IPAM Workshop on Autonomous Vehicles

Details about the world of Applied Mathemathics

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Last week I had the amazing opportunity to visit UCLA. My visit was in the framework of a workshop in Autonomous Vehicles offered by IPAM (Institute of Pure and Applied Mathemathics). In 2015, I had the opportunity to attend to the long program on New Directions in Mathematical Approaches for Traffic Flow Management. I’ve always thought Los Angeles is the perfect city to speak about traffic given the volume of vehicles that can be found. Moreover congestion is a big problem in this city according to recent reports here. At that time the focus was really on Traffic Flow Theory and how technology could help to improve traffic conditions. A summary of speakers and the lectures offered at that time can be found here.

This time there were interesting solutions to the congestion problem, moreover, the approach was really different, in fact the future of transportation seems to be automated more and more and Autonomous Vehicles are being part of this alternative revolution to solve most of the congestion problems. Although this might be the case, a lot of questions are still unsolved, some will emerge. For example, will we use more the vehicle if it is an autonomous one? As Dan Work pointed out: “From the moment we have Netflix in our cars our transportation habits will probably change, we’ll drive more, meaning more vehicles miles travelled” the actual status of development is an undergoing process and still there is a lot to see in the future.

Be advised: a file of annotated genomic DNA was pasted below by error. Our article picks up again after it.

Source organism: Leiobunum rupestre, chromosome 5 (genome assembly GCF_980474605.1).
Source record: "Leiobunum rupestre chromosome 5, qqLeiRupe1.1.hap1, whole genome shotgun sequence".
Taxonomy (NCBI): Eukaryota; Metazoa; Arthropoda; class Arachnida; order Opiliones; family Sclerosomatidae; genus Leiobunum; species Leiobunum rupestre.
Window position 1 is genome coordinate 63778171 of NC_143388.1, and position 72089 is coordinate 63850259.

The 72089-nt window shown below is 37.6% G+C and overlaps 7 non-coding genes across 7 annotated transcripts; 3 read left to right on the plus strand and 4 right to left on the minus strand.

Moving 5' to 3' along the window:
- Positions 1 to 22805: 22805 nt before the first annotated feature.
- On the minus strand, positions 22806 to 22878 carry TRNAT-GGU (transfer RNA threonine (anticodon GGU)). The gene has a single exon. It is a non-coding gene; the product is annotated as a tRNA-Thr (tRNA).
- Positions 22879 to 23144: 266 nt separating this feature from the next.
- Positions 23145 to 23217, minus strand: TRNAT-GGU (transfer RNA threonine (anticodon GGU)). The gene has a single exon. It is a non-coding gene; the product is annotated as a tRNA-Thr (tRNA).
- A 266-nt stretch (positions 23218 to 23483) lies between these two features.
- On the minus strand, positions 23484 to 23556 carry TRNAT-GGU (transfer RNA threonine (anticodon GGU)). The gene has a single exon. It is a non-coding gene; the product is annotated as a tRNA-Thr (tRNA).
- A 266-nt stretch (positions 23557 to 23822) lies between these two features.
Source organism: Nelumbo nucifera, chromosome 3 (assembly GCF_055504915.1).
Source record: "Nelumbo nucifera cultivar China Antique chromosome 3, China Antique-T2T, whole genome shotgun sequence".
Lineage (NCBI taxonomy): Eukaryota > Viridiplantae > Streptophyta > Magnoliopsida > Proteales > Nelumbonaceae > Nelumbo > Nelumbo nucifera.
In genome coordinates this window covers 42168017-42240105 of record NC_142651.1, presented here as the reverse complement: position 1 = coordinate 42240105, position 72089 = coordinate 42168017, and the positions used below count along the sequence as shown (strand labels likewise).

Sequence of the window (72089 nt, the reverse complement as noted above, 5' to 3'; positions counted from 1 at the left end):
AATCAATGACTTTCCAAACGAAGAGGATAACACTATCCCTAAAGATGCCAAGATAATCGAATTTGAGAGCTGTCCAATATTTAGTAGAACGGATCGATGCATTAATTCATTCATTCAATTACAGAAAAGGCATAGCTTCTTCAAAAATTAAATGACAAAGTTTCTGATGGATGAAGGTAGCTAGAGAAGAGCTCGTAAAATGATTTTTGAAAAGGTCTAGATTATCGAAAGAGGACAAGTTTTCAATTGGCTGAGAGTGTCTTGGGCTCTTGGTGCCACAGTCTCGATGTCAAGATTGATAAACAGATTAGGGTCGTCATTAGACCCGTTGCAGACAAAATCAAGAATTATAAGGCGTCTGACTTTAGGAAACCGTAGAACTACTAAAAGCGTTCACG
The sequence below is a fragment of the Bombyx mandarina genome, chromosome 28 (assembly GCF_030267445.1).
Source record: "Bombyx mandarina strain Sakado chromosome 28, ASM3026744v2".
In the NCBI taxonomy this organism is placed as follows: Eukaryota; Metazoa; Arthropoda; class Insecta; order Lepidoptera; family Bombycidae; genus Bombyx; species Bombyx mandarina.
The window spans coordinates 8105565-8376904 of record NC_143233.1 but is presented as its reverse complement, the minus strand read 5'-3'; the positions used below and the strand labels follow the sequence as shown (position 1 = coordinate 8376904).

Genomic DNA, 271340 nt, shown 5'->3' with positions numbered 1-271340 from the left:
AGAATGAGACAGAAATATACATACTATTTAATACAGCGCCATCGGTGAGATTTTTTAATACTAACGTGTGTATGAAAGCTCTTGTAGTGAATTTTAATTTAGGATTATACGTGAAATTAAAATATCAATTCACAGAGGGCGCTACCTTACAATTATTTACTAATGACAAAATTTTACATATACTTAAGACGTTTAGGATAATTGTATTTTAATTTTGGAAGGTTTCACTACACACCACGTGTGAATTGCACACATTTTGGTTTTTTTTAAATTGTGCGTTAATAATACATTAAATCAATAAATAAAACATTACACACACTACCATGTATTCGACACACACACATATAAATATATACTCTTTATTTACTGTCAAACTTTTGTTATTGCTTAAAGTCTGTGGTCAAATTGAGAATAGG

I will list my favorite talks down here so if you have some time, I’d really suggest to give them a look.

  • Checkout the amazing work from Dan and collaborators at evaluation of Adaptive Cruise Control in regular vehicles.here

  • Checkout the flow framework in Reinforcement Learning and its application to traffic scenarios by Cathy here

  • Given that I like like the control approach to these solutions I’ve really appreciated the talk from Ramanarayan here where he speaks about how to study safety in autonomous vehicles from the control point of view, which is of big concern.

Other talks I’ve really appreciated came from the industry side so thanks to Luc (Lyft) and Raquel (Uber) for providing highlights on the directions followed by these companies in terms of autnomous vehicles. I apologize, these talks are not available online. You may find also other wonderful speakers that presented their work. Please find their presentations here.

Having nothing more to say, the journey is still long, I’m looking forward to the upcoming future where autonomous vehicles may have more and more impact in our lives.

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Andres Ladino
Postdoctoral Researcher

My research interests include distributed control, networked control systems and machine learning.

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